Apparently, the Moon Jae-in administration supposes that the sanctions regime could be eased somehow. It is not about complete lifting of sanctions, which is impossible until North Korea renounces nuclear weapons (and Pyongyang does not intend to do so). However, easing or selective lifting of sanctions is possible in theory, if the Security Council takes such a step.
Thus, the only hope of Seoul is a “legal” review of the existing sanctions regime, approved by the UN Security Council. However, despite the officially cultivated optimism, the chances are very weak. The reason is the United States’ position: no lifting of softening of sanctions can happen before North Korea renounces its nuclear weapons. This position has been announced in Washington not only officially – it is supported in private conversations by both representatives of the US foreign policy establishment and think tank employees with whom this author has communicated a lot in Washington recently.
Dilution of sanctions is not acceptable for Washington if only because of the troubled relations with Beijing and Moscow – even in the context of a new crisis it is not going to be easy to bring the sanctions back to the previous levels. On the other hand, many in the US believe that the crisis is inevitable, so sooner or later Washington will have to revive the 2017 “policy of maximum pressure,” aimed at forcing North Korea to make considerable concessions. For that policy to become a success, the sanctions must be kept at their maximum.
North Korea is not going to take any steps towards reducing its nuclear and missile potential. The DPRK administration believes that its nuclear weapons are the only real guarantee of its survival and North Korea’s sovereignty. Additionally, under current conditions Pyongyang is feeling more upbeat than even a few months ago. There are reasons for that: first, the meeting in Singapore eliminated the threat of a US military operation, which seemed to be possible; second, as a result of the trade war between Beijing and Washington, the common US-Chinese diplomatic front collapsed, and Beijing began to ignore some of the US sanctions. That is why the pressure on Beijing has been lowered, and thus it has made Beijing less eager to make concessions, however, its willingness always seemed to be rather moderate.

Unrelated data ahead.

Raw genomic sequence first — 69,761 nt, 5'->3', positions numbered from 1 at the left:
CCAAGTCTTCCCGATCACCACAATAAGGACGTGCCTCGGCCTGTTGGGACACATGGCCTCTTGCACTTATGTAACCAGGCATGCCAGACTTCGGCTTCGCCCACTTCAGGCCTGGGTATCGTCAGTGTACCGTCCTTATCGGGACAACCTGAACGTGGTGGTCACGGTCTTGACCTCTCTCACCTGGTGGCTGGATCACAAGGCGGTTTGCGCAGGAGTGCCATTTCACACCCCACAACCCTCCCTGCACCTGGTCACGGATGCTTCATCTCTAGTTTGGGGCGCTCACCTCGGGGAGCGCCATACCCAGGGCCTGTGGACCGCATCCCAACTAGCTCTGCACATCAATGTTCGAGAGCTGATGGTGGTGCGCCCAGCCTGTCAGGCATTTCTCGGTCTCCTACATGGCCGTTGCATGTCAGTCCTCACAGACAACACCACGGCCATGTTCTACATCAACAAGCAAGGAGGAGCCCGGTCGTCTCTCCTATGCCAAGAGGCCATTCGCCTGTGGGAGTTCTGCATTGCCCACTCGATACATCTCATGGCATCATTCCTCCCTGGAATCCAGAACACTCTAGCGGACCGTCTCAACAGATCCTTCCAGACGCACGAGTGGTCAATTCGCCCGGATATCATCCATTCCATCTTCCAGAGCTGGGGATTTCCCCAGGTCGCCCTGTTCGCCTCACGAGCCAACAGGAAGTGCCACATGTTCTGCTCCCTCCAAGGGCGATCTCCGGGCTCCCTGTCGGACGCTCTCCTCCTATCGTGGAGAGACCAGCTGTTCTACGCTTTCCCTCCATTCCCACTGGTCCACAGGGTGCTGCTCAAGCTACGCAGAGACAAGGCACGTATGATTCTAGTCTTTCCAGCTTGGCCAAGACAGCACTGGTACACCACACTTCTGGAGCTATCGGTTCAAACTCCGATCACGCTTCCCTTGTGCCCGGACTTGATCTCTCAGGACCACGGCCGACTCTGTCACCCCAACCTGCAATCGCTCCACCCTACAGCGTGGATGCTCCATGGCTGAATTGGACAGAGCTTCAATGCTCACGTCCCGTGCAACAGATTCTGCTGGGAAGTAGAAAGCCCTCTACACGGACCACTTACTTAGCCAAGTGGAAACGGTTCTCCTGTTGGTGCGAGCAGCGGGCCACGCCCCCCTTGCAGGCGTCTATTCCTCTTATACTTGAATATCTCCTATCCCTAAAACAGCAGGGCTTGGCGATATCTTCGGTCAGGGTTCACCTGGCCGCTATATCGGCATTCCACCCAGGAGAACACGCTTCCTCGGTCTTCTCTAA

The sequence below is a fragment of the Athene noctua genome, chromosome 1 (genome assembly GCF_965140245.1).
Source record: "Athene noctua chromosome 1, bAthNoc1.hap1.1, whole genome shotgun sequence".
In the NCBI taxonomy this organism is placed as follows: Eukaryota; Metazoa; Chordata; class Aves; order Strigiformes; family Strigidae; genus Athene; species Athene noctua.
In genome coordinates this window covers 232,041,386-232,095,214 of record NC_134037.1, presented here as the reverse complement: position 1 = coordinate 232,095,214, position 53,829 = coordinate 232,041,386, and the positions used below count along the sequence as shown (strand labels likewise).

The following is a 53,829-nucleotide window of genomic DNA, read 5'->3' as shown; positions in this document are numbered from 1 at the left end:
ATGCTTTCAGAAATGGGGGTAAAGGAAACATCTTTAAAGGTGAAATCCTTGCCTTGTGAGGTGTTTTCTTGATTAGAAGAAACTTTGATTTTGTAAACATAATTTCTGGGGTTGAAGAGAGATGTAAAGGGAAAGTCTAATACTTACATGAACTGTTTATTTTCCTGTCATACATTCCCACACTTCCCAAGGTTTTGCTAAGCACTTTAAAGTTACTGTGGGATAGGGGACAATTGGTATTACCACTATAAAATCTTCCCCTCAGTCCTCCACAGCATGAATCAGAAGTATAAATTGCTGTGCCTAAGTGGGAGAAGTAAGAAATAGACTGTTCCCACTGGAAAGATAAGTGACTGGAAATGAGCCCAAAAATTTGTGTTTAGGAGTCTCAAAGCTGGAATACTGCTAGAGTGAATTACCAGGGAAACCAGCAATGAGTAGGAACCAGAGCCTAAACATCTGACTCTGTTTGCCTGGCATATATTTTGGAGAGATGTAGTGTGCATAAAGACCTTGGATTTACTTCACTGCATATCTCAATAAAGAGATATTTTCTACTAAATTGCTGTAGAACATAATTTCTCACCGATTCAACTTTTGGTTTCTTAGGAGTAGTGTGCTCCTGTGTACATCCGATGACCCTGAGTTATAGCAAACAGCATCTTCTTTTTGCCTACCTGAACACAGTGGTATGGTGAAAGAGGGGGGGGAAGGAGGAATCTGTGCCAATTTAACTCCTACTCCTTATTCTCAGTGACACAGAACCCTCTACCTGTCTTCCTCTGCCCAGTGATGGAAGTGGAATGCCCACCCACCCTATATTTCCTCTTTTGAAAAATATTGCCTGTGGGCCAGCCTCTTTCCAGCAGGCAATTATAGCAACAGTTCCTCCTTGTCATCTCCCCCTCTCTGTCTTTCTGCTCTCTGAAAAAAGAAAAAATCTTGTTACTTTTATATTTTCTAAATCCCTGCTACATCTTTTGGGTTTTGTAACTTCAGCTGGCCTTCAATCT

Thus, the situation seems to have reached a dead end, though its principal participants are still trying to draw a veil over this sorrowful accident by spelling words of cheer. Both North Korea and the US keep acting as if we are merely facing some minor obstacles, though in reality one can talk about essential, possibly insurmountable differences.
North Korea conveys flat reluctance to give up its nuclear weapons, and that may hurt the chances of the US – a permanent member of the UN Security Council – to rebid the terms of the current sanctions regime. Meanwhile, no resumption of inter-Korean cooperation can be discussed as long as the sanctions regime is in force.
Eventually, the cat will go out of the bag, yet Seoul administration has been trying to table that mean issue by having game face on it. Hopefully, some decision is to come around. It is possible that a miracle will finally happen (sometimes they do), though outside observers should not chase rainbows, keeping in mind that the current thaw in relations with North Korea is exceptionally deceptive, and may be followed by a very severe frost.